Trailer of Star Trek Draws Outrage, They Have not Included Enough White Guys


The first trailer for the New Star Trek has dropped and looks epic too. Some of the people have complained about the cast because they have seen while male heroes in the movies. They further explained ‘we have seen white males as a lead heroes billions of time on the screen and they have seen nothing in this one.

So the question is here, what is new in this show? They have included solid and diverse cast at the same time with a strong woman of color leads.



As the highly projected upcoming series from CBS All-Access based on the enormously popular Star Trek franchise will be set a decade before the events of the original Star Trek series and will follow the crew of the USS Discovery as they discover new worlds and cultures. CBS has released the first trailer to offer a strong glimpse of series on Wednesday. It features Sonequa Martin-Green and Michelle Yeoh in lead roles with some other.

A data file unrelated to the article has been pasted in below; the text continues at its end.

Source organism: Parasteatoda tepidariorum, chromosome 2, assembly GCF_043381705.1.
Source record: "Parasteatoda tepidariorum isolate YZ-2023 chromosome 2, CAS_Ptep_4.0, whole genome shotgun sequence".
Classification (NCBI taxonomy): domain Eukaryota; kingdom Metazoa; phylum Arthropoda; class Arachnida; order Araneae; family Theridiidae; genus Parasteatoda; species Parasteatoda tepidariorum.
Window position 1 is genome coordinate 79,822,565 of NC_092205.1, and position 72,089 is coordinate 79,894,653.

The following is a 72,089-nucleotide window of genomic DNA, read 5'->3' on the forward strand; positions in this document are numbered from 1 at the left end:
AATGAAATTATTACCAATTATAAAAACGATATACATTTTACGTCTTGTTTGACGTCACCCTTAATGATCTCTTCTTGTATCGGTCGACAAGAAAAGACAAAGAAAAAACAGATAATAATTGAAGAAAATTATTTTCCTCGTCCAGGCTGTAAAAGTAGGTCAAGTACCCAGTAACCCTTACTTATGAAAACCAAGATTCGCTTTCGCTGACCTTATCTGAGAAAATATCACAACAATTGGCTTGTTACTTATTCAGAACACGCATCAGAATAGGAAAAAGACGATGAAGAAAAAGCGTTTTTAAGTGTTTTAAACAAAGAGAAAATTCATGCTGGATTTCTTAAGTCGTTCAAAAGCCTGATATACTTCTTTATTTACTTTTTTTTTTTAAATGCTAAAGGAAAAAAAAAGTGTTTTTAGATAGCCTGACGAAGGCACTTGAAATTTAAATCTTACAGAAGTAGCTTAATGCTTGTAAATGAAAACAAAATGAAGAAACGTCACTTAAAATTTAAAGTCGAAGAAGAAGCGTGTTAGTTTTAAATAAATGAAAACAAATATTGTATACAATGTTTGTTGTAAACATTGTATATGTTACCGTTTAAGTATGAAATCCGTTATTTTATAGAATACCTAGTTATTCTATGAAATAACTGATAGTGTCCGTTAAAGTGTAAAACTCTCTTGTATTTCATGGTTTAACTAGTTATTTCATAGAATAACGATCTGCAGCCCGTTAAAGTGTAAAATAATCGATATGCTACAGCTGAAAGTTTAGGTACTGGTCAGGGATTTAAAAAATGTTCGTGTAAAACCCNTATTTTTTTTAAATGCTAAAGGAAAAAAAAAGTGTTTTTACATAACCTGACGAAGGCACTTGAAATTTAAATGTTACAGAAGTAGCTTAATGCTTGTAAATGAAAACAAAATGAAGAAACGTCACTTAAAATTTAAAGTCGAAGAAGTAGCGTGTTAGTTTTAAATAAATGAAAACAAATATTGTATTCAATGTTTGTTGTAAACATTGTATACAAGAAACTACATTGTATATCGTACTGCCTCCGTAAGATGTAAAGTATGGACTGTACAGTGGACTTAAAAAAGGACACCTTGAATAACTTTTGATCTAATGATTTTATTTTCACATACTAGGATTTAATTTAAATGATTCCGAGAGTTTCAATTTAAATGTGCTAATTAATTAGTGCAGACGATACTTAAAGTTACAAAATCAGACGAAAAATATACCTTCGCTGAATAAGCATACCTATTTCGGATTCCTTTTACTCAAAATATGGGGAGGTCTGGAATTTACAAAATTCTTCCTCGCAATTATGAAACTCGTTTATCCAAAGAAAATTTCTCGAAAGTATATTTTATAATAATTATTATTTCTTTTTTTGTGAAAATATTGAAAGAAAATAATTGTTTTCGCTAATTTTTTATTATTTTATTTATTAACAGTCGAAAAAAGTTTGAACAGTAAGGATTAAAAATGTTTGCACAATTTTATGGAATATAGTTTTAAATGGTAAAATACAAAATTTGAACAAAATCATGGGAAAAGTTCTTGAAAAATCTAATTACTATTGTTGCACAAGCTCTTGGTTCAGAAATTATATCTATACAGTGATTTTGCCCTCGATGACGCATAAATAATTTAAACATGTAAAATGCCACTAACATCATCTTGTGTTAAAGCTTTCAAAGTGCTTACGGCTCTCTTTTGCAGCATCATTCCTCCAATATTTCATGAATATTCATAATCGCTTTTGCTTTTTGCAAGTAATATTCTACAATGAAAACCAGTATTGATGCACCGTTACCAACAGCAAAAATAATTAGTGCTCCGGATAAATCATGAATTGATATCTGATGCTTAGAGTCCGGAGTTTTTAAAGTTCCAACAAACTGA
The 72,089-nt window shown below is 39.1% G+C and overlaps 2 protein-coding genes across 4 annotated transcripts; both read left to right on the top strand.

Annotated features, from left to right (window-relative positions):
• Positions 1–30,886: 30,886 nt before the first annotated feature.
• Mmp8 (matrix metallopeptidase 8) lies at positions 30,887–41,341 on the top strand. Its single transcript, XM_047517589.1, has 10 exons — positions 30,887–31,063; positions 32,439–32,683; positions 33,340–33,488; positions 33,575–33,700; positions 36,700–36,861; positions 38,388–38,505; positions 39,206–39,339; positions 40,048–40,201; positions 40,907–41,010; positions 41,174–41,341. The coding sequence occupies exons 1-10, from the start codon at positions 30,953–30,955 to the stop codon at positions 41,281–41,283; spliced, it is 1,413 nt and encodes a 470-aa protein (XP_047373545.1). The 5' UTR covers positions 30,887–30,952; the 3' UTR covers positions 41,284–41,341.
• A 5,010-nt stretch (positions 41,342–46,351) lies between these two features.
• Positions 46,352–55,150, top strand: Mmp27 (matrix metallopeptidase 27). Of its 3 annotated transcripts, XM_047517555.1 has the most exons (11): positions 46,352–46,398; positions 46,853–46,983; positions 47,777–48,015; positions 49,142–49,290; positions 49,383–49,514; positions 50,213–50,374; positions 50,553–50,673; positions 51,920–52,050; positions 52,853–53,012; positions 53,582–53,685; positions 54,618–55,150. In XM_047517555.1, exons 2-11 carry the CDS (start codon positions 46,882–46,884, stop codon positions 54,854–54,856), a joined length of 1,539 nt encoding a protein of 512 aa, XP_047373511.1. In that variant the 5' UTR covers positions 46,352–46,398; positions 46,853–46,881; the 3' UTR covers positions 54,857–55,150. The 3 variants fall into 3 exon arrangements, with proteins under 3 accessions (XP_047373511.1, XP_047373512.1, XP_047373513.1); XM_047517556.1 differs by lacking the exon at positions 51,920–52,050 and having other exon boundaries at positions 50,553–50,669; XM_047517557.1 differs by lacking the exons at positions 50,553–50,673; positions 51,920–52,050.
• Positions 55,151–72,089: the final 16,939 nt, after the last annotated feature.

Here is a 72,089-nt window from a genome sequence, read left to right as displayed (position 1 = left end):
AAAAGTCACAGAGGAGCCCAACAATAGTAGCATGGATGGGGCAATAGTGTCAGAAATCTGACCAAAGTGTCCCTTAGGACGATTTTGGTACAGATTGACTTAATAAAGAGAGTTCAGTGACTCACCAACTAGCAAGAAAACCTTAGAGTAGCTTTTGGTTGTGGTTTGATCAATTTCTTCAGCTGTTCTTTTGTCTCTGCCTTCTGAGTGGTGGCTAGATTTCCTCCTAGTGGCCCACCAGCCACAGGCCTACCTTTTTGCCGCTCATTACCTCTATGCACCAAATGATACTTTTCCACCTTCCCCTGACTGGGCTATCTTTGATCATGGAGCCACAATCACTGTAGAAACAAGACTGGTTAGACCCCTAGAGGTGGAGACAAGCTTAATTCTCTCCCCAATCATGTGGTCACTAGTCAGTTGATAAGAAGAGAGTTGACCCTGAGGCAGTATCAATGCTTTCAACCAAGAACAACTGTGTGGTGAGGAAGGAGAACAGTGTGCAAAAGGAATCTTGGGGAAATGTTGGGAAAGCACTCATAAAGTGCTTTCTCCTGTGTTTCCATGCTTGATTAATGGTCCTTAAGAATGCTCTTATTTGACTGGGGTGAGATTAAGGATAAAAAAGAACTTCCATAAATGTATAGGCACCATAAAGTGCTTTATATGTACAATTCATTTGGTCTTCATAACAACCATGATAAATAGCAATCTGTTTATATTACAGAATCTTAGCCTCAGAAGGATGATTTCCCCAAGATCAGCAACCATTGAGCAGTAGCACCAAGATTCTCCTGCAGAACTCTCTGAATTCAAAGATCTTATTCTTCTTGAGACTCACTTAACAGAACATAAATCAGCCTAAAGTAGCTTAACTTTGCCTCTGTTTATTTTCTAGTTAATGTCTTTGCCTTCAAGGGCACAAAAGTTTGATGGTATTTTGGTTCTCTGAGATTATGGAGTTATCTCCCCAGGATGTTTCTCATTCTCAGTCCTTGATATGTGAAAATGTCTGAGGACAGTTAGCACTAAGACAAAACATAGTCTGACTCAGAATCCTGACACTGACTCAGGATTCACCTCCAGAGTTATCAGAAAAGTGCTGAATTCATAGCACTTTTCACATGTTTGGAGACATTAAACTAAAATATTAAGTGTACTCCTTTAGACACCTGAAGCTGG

In the trailer, First Officer Michael Burnham, and Captain Philippa Georgiou were shown in the desert-like remote planet in the first scene of the show. The trailer also includes some views of other cast members like James Frain as the Vulcan Sarek, Doug Jones as Science Officer Saru and the father of Spock from the original series. You will also see the brewing conflict between Klingon Empire and Starfleet.


So overall, the whole trailer has achieved its main objective in establishing the overarching plot points for the pilot episode of the show and its first season. Some netizens are still unhappy despite the promising look of the show. Some of these have also attacked the show for its lack of white males in the lead as well as the diversity of the show.

The creator of the series, Bryan Fuller, described the whole process how the casting team witnessed the selection process for this series.

‘There are a few people that we like and we want to carry on what Star Trek does best, which is being progressive,” Fuller told Collider. “So it’s fascinating to look at all of these roles through a colorblind prism and a gender-blind prism.’